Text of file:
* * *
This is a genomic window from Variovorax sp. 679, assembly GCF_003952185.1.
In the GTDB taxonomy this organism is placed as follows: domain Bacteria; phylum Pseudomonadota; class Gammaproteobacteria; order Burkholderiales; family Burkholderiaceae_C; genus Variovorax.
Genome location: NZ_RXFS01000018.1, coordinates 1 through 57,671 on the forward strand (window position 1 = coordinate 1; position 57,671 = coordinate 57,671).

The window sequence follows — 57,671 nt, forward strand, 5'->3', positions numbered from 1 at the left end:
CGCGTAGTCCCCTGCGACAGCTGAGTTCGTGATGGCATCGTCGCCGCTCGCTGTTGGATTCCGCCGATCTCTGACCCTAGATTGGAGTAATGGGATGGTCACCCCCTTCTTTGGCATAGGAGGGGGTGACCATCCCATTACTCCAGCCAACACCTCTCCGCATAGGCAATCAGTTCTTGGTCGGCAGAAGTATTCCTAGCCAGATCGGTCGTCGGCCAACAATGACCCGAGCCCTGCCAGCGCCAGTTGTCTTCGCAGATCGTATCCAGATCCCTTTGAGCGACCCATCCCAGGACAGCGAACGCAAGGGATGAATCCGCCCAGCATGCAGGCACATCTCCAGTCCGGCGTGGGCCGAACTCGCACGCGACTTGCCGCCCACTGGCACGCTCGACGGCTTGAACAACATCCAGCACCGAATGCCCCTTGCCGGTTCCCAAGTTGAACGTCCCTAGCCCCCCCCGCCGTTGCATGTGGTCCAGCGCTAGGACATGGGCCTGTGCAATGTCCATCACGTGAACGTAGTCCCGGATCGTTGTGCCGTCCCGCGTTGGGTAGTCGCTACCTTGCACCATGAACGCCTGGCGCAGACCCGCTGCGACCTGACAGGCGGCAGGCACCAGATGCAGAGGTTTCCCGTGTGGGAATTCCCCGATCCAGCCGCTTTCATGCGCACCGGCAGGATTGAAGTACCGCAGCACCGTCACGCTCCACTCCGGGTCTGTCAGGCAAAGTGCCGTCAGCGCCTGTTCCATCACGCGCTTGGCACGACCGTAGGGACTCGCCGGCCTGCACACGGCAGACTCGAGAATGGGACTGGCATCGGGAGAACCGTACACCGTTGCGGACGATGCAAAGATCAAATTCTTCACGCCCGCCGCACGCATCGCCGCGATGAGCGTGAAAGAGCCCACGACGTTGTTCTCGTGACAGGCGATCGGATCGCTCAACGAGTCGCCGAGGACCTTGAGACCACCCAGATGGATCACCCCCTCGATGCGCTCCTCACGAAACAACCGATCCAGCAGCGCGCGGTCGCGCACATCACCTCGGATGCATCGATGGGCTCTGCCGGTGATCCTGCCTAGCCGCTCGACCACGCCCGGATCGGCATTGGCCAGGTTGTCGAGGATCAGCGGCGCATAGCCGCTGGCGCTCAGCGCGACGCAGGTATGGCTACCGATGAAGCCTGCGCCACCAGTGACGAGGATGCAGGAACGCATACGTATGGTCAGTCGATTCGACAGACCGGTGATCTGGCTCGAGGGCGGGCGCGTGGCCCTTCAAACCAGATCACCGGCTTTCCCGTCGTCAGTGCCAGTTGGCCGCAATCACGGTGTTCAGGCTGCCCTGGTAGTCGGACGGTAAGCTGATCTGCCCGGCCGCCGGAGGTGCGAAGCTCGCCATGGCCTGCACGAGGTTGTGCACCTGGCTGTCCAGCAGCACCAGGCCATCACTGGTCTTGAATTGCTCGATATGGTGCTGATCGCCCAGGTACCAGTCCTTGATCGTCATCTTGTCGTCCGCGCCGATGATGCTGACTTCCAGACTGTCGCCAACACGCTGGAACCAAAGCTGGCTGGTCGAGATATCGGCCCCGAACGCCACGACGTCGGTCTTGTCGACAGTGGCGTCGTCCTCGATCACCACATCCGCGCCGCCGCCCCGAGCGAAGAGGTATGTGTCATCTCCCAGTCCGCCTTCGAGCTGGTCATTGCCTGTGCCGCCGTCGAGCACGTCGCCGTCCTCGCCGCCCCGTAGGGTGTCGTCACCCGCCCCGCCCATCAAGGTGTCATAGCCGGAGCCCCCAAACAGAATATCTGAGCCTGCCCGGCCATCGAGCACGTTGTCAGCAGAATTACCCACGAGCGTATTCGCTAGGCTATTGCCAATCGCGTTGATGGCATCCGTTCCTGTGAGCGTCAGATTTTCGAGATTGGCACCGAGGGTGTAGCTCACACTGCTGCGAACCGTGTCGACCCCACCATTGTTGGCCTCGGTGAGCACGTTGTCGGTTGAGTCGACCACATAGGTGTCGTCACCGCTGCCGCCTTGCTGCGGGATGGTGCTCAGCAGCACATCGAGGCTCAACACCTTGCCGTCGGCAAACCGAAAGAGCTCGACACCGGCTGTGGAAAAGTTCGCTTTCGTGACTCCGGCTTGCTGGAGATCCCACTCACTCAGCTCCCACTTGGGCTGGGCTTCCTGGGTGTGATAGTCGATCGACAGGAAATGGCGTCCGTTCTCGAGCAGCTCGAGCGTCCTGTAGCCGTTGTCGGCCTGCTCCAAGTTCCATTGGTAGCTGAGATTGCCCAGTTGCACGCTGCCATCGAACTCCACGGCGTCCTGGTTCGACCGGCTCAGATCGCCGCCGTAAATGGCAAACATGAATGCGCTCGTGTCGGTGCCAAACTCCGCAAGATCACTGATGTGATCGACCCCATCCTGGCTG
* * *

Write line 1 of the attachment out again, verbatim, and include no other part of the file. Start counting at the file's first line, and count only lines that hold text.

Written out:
This is a genomic window from Variovorax sp. 679, assembly GCF_003952185.1.